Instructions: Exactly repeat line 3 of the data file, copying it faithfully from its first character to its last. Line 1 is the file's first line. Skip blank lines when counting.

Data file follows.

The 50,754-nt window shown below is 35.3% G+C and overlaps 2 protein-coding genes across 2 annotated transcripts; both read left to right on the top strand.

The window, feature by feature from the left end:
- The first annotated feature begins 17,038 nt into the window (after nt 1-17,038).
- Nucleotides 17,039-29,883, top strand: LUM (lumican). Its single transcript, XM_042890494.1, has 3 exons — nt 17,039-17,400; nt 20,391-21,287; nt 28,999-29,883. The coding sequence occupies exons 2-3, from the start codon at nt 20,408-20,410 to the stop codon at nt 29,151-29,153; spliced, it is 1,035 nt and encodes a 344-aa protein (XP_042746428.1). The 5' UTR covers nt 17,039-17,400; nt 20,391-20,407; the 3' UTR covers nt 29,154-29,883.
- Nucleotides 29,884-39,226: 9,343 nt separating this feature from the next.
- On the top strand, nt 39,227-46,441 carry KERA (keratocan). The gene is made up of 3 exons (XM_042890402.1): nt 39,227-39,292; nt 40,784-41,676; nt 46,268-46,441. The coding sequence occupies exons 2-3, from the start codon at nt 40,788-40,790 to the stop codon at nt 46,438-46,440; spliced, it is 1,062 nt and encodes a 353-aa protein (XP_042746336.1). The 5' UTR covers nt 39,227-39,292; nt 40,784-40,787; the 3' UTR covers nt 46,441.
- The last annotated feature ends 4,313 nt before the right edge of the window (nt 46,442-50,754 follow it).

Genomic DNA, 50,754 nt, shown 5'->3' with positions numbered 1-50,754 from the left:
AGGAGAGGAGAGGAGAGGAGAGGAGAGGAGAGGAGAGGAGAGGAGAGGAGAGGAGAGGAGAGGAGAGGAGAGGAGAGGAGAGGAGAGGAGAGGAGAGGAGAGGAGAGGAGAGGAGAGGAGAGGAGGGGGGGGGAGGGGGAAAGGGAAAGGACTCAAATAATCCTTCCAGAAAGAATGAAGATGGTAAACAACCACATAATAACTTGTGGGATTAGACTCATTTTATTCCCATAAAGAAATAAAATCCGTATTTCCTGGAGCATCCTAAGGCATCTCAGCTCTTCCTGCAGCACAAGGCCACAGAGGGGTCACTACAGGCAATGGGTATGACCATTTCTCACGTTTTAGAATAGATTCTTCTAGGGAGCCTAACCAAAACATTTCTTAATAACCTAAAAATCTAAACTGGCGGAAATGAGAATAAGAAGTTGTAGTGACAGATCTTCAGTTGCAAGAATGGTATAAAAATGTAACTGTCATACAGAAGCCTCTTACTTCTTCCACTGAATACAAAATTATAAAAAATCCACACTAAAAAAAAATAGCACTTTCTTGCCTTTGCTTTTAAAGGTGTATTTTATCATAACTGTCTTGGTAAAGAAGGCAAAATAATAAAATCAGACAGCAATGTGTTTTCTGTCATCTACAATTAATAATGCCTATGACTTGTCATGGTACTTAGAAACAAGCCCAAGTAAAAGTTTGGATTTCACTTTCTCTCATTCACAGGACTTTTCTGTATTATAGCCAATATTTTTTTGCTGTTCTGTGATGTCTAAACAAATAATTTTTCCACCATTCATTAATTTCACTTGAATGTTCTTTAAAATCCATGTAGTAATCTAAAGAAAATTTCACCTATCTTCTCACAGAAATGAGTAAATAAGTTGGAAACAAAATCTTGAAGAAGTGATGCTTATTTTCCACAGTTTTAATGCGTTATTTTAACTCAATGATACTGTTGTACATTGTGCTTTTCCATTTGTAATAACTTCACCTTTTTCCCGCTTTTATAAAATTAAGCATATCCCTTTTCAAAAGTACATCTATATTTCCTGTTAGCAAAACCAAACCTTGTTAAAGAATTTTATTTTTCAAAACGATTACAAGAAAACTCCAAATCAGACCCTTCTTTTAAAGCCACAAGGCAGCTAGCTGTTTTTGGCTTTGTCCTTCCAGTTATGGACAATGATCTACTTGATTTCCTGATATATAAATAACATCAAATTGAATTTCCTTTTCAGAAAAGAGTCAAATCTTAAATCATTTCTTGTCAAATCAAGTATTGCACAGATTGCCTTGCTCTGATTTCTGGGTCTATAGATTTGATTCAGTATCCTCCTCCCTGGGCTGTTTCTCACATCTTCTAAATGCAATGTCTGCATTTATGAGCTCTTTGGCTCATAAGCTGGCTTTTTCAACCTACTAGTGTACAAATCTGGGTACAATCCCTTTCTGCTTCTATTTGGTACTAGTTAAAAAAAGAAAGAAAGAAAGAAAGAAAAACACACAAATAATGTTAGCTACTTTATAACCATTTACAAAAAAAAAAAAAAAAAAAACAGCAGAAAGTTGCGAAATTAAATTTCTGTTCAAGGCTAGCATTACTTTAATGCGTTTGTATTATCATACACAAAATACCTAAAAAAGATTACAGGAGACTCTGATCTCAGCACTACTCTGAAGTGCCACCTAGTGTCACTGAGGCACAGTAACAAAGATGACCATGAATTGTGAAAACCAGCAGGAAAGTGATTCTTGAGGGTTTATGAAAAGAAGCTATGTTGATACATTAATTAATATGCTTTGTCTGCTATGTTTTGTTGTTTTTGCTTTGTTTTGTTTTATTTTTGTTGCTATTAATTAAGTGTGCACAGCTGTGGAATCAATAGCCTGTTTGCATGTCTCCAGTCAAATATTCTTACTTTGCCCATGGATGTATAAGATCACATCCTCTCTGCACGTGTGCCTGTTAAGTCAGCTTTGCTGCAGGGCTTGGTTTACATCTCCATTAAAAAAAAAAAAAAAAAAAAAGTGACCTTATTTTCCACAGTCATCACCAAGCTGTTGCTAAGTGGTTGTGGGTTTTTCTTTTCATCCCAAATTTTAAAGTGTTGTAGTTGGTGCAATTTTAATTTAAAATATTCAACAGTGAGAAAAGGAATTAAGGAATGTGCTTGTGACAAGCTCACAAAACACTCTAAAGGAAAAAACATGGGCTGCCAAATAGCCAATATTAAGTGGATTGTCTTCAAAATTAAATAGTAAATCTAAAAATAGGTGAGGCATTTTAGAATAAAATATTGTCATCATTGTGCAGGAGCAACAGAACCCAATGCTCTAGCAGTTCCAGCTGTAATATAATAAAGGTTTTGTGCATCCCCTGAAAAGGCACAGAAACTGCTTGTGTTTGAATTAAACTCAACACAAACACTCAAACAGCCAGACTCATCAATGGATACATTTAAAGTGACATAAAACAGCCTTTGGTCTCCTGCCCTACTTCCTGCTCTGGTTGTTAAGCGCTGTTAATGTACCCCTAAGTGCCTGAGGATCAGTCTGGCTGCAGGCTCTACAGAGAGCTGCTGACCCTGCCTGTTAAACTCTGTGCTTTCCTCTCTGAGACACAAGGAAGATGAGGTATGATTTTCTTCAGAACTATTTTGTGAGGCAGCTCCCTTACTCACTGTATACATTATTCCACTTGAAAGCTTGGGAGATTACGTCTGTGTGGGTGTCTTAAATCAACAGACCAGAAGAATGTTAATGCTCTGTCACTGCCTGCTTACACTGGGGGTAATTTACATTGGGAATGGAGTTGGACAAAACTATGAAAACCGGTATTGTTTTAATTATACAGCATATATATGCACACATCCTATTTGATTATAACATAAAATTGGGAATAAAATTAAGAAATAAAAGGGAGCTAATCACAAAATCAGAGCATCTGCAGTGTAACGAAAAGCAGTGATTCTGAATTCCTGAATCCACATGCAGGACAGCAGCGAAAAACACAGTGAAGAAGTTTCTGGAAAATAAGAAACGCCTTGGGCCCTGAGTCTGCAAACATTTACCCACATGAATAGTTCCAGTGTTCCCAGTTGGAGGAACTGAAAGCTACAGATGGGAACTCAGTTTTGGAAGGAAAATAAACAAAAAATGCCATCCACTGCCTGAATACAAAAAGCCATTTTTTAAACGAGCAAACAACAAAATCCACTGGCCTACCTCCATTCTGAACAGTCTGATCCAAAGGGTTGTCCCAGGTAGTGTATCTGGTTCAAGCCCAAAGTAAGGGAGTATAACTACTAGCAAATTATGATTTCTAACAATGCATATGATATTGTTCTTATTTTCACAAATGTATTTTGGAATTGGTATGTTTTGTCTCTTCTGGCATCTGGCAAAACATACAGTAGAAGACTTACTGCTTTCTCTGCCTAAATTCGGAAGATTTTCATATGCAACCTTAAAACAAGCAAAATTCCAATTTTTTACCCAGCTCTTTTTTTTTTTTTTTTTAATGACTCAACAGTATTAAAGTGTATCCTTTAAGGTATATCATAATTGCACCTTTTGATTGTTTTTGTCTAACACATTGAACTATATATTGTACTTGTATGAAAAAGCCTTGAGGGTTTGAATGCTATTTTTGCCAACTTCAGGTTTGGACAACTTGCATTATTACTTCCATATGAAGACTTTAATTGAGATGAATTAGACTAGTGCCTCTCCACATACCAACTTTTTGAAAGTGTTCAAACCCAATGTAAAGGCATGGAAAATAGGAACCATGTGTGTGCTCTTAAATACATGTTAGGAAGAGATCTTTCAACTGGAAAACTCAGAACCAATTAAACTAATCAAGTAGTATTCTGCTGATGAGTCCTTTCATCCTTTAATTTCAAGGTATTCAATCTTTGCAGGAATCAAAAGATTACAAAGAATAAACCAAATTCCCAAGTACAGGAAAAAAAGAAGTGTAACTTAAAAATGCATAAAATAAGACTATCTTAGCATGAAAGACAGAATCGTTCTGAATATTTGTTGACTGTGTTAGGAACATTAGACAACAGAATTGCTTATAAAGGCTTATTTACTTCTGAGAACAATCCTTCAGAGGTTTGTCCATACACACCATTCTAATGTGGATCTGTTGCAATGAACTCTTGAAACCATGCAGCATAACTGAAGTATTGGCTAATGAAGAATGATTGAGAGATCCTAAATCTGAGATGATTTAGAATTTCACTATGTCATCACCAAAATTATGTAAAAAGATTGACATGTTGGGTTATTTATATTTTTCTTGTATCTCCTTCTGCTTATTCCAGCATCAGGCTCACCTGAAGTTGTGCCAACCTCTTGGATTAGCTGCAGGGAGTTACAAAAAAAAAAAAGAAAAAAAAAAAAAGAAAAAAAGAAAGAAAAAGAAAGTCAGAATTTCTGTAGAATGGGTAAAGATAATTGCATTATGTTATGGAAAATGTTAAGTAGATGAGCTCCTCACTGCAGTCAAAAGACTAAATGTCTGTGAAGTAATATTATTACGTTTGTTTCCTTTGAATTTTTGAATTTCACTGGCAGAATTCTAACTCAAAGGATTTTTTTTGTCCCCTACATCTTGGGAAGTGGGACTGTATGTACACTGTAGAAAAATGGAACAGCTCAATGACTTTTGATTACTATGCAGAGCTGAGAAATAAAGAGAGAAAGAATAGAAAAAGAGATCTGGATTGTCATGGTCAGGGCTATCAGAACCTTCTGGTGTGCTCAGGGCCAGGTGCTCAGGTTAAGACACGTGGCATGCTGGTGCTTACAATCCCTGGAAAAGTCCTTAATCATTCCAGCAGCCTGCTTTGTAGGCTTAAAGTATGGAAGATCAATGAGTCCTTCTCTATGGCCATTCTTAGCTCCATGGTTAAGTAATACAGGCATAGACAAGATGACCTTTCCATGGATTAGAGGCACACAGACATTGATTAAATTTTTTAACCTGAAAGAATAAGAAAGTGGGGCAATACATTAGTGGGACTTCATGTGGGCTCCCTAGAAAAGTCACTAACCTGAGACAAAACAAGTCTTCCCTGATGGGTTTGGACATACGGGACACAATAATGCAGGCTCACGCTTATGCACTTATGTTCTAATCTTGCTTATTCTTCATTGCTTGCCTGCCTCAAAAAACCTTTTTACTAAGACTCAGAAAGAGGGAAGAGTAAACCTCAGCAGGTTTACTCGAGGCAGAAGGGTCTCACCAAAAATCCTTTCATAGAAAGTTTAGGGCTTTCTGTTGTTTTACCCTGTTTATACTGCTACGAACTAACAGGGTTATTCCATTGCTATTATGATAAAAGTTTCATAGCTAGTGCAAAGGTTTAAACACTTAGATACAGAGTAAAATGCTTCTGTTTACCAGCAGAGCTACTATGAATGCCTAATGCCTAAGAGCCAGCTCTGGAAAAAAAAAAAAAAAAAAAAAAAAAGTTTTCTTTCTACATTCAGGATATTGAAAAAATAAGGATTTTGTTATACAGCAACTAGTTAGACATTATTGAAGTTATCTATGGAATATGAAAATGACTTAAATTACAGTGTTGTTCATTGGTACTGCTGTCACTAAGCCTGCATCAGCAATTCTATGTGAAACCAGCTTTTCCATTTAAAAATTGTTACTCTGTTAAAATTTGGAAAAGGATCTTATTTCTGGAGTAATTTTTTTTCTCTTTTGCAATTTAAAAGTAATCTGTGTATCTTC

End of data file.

- The first annotated feature begins 17,038 nt into the window (after nt 1-17,038).